Microsoft slammed for hosting private Sting concert for its execs in Davos on the eve of firm’s mass layoffs

January 23, 2023

Microsoft has come under fire after details of a bash the company held in Davos, Switzerland, left the company’s workers more than a little stung, reports Fortune Magazine.

The tech firm hosted an exclusive event for around 50 people at the Swiss ski resort on Tuesday evening, January  17, with sources telling the publication that attendees had been treated to a live performance from iconic musician Sting. The party’s theme was sustainability, according to a scoop by The Wall Street Journal

It is unclear whether Microsoft paid Sting to perform at its event on Tuesday evening, at the World Economic Forum, but according to booking agency AAE Music it can cost upward of $500,000 to hire the artist for a private gig.

Invitees to the event—which the Journal described on Wednesday as “intimate”—reportedly included some of the company’s most senior executives.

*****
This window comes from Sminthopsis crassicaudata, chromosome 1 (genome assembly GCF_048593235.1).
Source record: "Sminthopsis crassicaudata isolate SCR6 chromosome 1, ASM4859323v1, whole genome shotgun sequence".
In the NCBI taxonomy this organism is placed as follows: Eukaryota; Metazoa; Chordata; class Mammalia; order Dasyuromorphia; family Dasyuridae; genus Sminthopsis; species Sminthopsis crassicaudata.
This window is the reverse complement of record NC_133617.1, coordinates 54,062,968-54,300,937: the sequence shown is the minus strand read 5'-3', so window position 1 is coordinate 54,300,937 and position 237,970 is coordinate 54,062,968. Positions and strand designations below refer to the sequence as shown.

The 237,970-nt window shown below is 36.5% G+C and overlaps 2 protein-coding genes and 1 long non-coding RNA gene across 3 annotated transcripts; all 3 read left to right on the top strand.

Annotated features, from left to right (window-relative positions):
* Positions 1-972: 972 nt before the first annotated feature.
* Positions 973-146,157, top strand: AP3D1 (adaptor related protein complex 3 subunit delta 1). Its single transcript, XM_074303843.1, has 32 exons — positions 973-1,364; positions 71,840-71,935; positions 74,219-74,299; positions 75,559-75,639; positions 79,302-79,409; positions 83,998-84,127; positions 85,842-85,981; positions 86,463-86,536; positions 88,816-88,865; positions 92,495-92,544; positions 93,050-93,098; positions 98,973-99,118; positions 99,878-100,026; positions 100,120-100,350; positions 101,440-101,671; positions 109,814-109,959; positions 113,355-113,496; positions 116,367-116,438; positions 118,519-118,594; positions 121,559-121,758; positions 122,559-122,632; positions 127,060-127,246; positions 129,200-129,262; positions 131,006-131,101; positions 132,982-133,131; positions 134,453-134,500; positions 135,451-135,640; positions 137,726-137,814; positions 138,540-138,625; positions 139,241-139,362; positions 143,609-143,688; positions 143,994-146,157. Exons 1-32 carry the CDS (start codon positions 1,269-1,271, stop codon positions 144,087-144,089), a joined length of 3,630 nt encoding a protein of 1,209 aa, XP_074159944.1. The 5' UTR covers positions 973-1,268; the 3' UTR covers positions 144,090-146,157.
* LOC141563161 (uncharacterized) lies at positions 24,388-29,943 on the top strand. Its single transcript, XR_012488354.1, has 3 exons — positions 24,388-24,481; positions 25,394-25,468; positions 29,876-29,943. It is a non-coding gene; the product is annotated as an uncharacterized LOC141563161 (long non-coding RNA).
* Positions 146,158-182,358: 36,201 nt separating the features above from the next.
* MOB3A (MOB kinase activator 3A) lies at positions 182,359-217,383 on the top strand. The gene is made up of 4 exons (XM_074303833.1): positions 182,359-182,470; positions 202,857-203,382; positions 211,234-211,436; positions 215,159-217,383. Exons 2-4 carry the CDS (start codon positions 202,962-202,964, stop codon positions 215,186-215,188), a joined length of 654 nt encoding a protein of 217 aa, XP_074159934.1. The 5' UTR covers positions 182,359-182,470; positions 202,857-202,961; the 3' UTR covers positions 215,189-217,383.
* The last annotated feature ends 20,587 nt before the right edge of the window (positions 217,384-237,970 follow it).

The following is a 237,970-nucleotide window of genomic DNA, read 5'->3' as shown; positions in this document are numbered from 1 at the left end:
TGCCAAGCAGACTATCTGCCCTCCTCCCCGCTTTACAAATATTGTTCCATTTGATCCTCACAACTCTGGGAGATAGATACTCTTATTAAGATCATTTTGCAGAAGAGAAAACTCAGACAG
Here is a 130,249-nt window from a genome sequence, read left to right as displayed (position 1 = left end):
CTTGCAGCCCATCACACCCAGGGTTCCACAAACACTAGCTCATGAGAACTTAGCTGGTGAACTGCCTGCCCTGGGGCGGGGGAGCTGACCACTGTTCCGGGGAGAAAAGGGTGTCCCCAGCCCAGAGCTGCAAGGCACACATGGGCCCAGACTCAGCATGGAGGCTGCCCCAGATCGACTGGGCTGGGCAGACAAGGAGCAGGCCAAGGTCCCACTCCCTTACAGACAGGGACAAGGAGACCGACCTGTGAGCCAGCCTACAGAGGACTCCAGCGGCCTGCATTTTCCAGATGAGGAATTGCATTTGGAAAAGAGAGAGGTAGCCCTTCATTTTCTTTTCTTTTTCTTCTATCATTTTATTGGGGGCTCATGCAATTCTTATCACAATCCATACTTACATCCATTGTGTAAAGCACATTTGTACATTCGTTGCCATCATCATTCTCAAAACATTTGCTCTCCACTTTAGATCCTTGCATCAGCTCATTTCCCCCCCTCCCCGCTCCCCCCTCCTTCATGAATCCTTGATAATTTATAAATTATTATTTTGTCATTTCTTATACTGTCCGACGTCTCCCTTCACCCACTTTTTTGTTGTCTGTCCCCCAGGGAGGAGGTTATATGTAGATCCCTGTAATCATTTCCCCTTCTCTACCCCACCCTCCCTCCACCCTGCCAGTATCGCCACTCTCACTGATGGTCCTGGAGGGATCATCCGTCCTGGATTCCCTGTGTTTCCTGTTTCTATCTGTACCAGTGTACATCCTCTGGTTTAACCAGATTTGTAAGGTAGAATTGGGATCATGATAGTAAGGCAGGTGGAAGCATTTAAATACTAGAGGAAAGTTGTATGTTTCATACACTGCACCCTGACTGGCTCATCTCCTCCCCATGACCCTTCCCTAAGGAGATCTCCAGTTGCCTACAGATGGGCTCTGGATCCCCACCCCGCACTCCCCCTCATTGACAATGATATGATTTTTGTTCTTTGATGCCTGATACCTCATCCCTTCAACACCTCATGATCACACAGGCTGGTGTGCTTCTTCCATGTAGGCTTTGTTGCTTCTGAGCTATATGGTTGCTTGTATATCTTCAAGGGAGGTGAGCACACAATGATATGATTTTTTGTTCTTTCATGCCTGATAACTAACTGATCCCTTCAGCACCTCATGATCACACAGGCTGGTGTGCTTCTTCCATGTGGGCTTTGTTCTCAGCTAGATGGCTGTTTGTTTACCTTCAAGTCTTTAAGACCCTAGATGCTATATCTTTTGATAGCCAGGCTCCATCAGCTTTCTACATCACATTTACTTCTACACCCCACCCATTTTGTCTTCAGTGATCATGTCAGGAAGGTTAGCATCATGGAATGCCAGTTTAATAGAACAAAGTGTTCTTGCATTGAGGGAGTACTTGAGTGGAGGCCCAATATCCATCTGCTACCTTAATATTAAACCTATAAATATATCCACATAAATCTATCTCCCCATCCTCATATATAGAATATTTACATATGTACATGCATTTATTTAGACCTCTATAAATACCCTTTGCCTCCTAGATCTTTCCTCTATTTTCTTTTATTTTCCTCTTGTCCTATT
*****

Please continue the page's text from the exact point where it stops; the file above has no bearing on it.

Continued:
The next day, Microsoft announced it was slashing 10,000 jobs—almost 5% of its workforce—citing “macroeconomic conditions and changing customer priorities.”

It marked the largest round of layoffs at the company since 2014. Toward the end of last year, the company announced it would be letting 1,000 workers go.

In an email to employees on Wednesday, CEO Satya Nadella said some workers would be told that day that their jobs would be cut, adding that the downsizing would be completed by the third quarter of 2023.

“We will treat our people with dignity and respect, and act transparently,” he said. “These decisions are difficult, but necessary.”

“We’re living through times of significant change,” Nadella also told his workforce. “We’re seeing organizations in every industry and geography exercise caution as some parts of the world are in a recession and other parts are anticipating one.”

Microsoft is just the latest behemoth of the tech sector to announce sweeping job cuts. AmazonTwitter, and Salesforce are among a plethora of tech firms who also announced layoffs in recent months.

Some Microsoft employees told the Journal that the turn of events between Tuesday and Wednesday was not a good look for the tech giant. The firm also faced criticism on social media, with some dubbing the firm’s moves “hypocrisy” and a “bad look.”

Representatives for Microsoft declined to comment.

Research contact: @FortuneMagazine